Upfront: ABC May Get Higher Rates Than Rivals

ABC may be going last in the upfront. But will it have the last laugh?

With the marketplace seemingly stronger than expected--at least in terms of the cost-per-thousand viewer prices (CPMs)--the network may be getting the best CPMs increases of any network, according to some executives.

What exactly are those increases? Deals at eye-popping double-digit 10% plus price hikes. "I heard that ABC got an upfront deal at 12%," said a media executive.

Double-digit increase gains haven't been seen in years. But the question is, how many will ink deals at that rate--all, a majority or just some? ABC might claim higher increases, depending on a client's "base" pricing from a year ago.

ABC worked this past weekend to get ready. The net has been actively making deals with the expectation of completing its sales process by the end of the week.

Media estimates are that ABC has completed 60% of its expected upfront deals so far. Executives close to ABC say the network is tracking more than last year's $2.3 billion in prime time and $3.0 billion for all dayparts. Late night, news and early-morning programming for all the networks might be even stronger than prime-time increases, say executives.

Fox has already finished its deal-making, inking around $1.87 billion, improving about 5% in its overall revenue numbers of a year ago.

CBS and NBC have completed a majority--70% to 75%--of their respective upfront sales deals. NBC expects to also pull in about $1.8 billion and $1.9 billion, about the same as a year ago. CBS will look to better its $2.2 billion of a year ago. Its CW network will take up media buyers' activities for the rest of the week, with the mini-network looking to get past its $650 million total of a year ago.

High rates for ABC this upfront would seemingly make sense--if Fox and CBS booked deals in the 8% to 9% range late last week and over the weekend. ABC is still sold at a bit of a discount to Fox and NBC when it comes to the average 18-49 viewer CPM prices. An ABC spokeswoman had no comment about any upfront moves.

Media executives say the networks are benefiting from a strong scatter marketplace that is spilling over into the upfront process. Strong categories with improved upfront dollars are coming from retail, pharmaceutical, financial and insurance.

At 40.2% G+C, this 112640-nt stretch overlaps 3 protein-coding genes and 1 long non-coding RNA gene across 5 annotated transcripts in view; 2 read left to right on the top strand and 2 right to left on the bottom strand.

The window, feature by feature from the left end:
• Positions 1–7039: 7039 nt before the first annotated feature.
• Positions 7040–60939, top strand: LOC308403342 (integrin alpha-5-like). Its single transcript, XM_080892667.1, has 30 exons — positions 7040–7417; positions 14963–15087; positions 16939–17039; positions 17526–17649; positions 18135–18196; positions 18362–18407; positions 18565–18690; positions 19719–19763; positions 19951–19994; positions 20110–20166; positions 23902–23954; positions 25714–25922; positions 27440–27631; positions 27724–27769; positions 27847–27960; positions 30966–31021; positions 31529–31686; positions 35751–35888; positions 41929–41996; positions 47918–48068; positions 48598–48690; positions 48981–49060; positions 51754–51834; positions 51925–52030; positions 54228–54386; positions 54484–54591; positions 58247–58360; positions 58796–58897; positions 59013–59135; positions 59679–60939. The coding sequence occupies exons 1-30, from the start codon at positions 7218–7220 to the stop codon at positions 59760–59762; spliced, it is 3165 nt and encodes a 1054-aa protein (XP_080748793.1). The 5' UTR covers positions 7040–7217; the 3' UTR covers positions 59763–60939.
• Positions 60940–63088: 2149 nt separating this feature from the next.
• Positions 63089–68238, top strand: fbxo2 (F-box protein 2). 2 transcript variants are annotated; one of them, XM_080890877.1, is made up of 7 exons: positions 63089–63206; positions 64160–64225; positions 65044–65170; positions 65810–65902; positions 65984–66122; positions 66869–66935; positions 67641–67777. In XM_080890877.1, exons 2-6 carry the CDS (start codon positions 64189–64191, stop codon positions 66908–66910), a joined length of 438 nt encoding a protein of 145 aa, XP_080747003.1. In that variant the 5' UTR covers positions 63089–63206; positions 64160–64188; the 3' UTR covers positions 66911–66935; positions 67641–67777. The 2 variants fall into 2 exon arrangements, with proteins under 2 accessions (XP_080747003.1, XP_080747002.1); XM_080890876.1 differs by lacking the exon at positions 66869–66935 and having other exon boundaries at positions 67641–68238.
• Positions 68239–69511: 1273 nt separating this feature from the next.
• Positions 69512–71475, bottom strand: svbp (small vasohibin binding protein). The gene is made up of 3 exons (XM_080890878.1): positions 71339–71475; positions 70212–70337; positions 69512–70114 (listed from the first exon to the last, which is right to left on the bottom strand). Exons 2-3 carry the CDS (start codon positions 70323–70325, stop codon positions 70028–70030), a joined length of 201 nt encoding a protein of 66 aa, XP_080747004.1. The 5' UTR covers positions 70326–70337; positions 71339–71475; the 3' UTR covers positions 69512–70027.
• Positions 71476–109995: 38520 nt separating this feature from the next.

One certainty: ABC President of Advertising Sales Mike Shaw's efforts to move the business to include DVR playback ratings finally came to fruition this upfront--albeit a year later than expected. TV deals will now be judged and guaranteed against commercial ratings plus three days of DVR playback, which is becoming known as "C3."

That said, some agencies want to stick with live program ratings for this upfront, such as Horizon Media. But that decision has some downside. "They are asking for higher pricing," said Aaron Cohen, senior vice president and director of national broadcast for the agency.

Here's how the math works for broadcasters: Broadcast ratings are down 10%. Using the new commercial ratings means the supply shrinks another 5%, to 15%. But adding back in DVR playback brings down the erosion number to 8%. If ABC is getting 10% or more increases, it is ahead of the game.

Media agency executives say upfront dollars for broadcast this year are about flat versus a year ago--this plays out against much stronger CPMs than a year ago, which were the negative, flat or plus 3% range.

Now that the other networks are nearing completion, ABC may be in the driver's seat. Media agencies want to secure whatever remains of broadcast network inventory--inventory that is destined to shrink next year, according to some media executives.

Fewer ratings points during the year will also result in less scatter inventory throughout the year. "Many networks will probably be out of sale," says one executive. The Summer Olympics in Beijing and the U.S. presidential election will tighten up the market even further--taking highly valuable gross ratings points out of the marketplace. All that could be contributing to higher CPMs in prime time.

The flip side is that some media agencies are betting on the continued growth of DVR users in the years to come. Broadcast networks may, in theory, be adding to their pool of gross ratings points. DVR usage, now at 17%, is expected to movie to 25% and beyond in future years. For some media buyers these extra ratings points--more supply --could soften things up in terms of pricing.

In addition, there has already been sizable broadcast erosion this season--anywhere from 10% of more. The tighter supply of ratings points has also pushed CPMs higher.

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